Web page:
This is and was because Grime is rooted in UK garage, jungle, and classic hip hop. It was always meant to be a bit tacky, a bit raw, and a bit raucous. It was punk rock for poor inner-city kids – young people who have a very different sense of sophistication to the average listener (such people who, back in the day, might have terrorized their own parents with artists like Alice Cooper, The Sex Pistols, or even Frankie Goes To Hollywood).

At the beginning then, Grime tracks were homebrewed, rebellious and rough. And while some of Grime’s progenitors, including Dizzee Rascal and Wiley, have gone on to become chart-topping acts and household names, many of the scene’s most enduring and celebrated all-stars remain somewhat obscure.

Much loved Grime artists like D Double E, who appears briefly on a track here, Class of Deja (named after pirate station Deja Vu FM on which Kano and D Double both performed as members of N.A.S.T.Y Crew), have been grafting for two decades, and yet D Double only released his first album last year, independently and to little fanfare.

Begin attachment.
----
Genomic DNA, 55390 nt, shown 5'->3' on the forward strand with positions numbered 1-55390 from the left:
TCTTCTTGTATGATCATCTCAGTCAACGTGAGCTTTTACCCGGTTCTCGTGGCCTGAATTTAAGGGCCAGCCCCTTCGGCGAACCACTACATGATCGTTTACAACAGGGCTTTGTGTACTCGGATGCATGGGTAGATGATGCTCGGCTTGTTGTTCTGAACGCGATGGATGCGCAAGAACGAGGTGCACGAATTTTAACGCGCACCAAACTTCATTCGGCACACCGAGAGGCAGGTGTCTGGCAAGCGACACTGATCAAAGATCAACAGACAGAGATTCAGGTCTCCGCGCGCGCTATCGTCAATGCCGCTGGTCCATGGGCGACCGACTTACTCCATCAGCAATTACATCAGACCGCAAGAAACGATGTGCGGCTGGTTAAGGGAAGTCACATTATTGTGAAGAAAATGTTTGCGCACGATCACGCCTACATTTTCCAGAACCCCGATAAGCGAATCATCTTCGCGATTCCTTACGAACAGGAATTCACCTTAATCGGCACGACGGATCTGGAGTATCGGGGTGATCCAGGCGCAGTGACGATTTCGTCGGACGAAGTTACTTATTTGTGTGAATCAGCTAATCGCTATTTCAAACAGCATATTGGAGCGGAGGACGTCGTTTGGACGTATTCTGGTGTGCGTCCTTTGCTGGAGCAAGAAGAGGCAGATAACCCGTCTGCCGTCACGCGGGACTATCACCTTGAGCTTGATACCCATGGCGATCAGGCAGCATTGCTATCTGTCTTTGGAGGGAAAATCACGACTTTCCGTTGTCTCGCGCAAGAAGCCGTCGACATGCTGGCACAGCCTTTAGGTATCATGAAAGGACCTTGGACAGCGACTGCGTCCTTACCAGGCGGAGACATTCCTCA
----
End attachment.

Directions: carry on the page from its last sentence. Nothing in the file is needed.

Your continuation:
And it’s not that Grime music is unlistenable to the average punter, but it is designed to be dissonant, reflecting subversive attitudes including political disenfranchisement, economic vulnerability and social repression.

With this in mind, one of Kano’s challenges in recent years has been that he is no longer trapped in the system. He is friends with Damon Albarn, is a successful actor, and his new tour will take him to the Royal Albert Hall where he will be accompanied by a full orchestra.

Rather than raging against the machine, he is part of the establishment.